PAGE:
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How to teach fractions using the CPA approach

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How to teach fractions using the CPA approach

Editor’s note: This is an updated version of a blog post published on 12 October, 2020.

Many children and adults find the concept of fractions difficult, and with good reason. Maths mastery expert Dr Yeap Ban Har gives advice on how to teach this abstract convention by using the CPA approach.

A few years ago, I was fortunate enough to attend a professional development course taught by Dr Yeap Ban Har. He explained that one of the major reasons children struggle with conceptually understanding fractions simply comes down to the way we write them.

And yet, the importance of recording fractions in a way that’s easy for children to understand is fundamental to teaching maths for mastery.

Perhaps sharing his advice can help you and your teaching practice too.

Why difficulties can arise from the way we record fractions

One of the major difficulties when it comes to understanding fractions is the convention of how we record the information.

To unpick this, one of the first things we need to understand is that, in mathematics, there are four kinds of numbers:

  1. Cardinal Numbers
    Cardinal numbers denote a quantity: 1, 2, 3, 4, 5.
  2. Ordinal Numbers
    Ordinal numbers define the position of something in a series: first, second, third.
  3. Measurement Numbers
    Measurement numbers have a unit attached to them. Saying “I weigh 50,” doesn’t make sense; we need to include a unit of measurement, like “I weigh 50 kgs.”
  4. Nominal Numbers
    A nominal number is a number used only as a name. For example, the 23 bus.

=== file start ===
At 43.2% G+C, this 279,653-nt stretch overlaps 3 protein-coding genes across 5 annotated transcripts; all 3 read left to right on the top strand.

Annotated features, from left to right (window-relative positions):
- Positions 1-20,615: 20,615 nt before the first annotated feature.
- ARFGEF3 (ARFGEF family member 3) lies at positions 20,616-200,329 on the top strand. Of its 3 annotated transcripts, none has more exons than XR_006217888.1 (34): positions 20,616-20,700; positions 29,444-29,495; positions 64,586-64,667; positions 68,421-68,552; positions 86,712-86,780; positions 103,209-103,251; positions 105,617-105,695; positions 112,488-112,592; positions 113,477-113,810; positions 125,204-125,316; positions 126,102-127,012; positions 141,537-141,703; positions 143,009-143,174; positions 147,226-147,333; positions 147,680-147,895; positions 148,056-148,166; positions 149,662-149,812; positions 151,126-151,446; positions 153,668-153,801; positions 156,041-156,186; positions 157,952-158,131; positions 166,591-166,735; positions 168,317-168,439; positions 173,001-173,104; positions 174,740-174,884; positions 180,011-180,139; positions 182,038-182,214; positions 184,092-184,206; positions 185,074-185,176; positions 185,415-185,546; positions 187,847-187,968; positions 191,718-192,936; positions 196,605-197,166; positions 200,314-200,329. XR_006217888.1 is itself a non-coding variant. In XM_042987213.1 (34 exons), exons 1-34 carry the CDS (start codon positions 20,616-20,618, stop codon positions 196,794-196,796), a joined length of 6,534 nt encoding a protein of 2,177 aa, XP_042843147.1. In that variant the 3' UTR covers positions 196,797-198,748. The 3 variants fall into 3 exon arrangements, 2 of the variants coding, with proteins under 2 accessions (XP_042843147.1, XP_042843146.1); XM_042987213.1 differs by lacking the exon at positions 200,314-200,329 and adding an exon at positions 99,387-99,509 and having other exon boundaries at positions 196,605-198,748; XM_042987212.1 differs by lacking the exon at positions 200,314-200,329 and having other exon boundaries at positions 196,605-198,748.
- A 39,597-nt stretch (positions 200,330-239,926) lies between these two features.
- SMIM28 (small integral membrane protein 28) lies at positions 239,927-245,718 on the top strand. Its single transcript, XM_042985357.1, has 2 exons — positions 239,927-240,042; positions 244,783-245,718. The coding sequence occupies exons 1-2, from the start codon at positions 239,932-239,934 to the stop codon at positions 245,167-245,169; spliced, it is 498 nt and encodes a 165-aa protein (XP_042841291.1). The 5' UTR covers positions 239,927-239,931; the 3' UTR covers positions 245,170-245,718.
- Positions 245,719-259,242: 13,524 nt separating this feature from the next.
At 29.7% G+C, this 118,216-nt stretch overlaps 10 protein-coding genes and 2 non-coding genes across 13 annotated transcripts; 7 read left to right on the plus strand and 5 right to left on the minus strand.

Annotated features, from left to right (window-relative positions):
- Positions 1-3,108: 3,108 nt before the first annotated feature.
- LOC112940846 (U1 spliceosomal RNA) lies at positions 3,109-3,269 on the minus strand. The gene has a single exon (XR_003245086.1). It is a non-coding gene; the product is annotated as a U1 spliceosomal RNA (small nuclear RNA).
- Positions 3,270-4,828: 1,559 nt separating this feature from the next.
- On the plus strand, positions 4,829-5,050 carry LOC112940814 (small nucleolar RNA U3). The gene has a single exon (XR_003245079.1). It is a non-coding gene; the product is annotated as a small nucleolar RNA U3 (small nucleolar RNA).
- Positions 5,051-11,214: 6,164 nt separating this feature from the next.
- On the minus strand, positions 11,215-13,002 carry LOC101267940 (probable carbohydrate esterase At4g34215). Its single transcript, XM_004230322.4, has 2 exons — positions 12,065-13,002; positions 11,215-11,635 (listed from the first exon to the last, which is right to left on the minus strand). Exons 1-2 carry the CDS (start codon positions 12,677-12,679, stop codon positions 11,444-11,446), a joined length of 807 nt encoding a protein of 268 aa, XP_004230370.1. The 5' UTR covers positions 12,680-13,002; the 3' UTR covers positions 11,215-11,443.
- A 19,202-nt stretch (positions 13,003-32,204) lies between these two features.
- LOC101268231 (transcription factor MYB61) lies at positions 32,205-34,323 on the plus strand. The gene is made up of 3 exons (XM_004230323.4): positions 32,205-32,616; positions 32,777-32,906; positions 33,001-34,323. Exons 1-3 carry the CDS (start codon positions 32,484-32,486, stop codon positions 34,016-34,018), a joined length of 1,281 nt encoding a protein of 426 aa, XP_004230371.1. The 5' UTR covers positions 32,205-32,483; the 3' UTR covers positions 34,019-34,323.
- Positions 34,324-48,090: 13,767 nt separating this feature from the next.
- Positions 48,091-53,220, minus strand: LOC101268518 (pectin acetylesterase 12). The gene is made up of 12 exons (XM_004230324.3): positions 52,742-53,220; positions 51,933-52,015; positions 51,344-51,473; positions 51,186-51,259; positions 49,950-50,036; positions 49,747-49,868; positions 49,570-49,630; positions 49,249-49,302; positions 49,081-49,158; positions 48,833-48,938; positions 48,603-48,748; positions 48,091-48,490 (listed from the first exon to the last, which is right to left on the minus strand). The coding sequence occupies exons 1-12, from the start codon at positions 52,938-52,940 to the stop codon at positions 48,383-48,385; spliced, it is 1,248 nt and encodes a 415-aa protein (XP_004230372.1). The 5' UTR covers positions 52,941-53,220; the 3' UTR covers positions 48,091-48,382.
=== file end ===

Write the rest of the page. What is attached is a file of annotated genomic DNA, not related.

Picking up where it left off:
Why is knowing this important when teaching fractions?

If I asked you to write ‘3 quarters’ on your paper, most of us would likely write the symbolic notation 3/4 to represent the fraction. As you can see, this means we would write the numerical symbol 3 to represent the numerator, and the numerical symbol 4 to represent the denominator

However, the way we record the denominator so similarly to the numerator can cause issues for many learners.

When we record the numerator, we use a numerical symbol (so, a number) in a cardinal way to represent the quantity. When we record the denominator, we also use a numerical symbol, but we’re using it in a nominal way. By representing the denominator with a numerical symbol, many learners assume it is also a cardinal number like the numerator, when in fact it is not. The denominator is essentially a noun — it’s the name of the fraction.

For example, saying 3/4 is the same as saying ‘3 apples’. What we mean is ‘I have 3 of something. I have 3 of that thing. I have 3 quarters.

Children often struggle when we’re teaching them how to record fractions, because we don’t explicitly teach them that the denominator is not a cardinal number — it’s a nominal number.

What’s the most common mistake children make when learning fractions?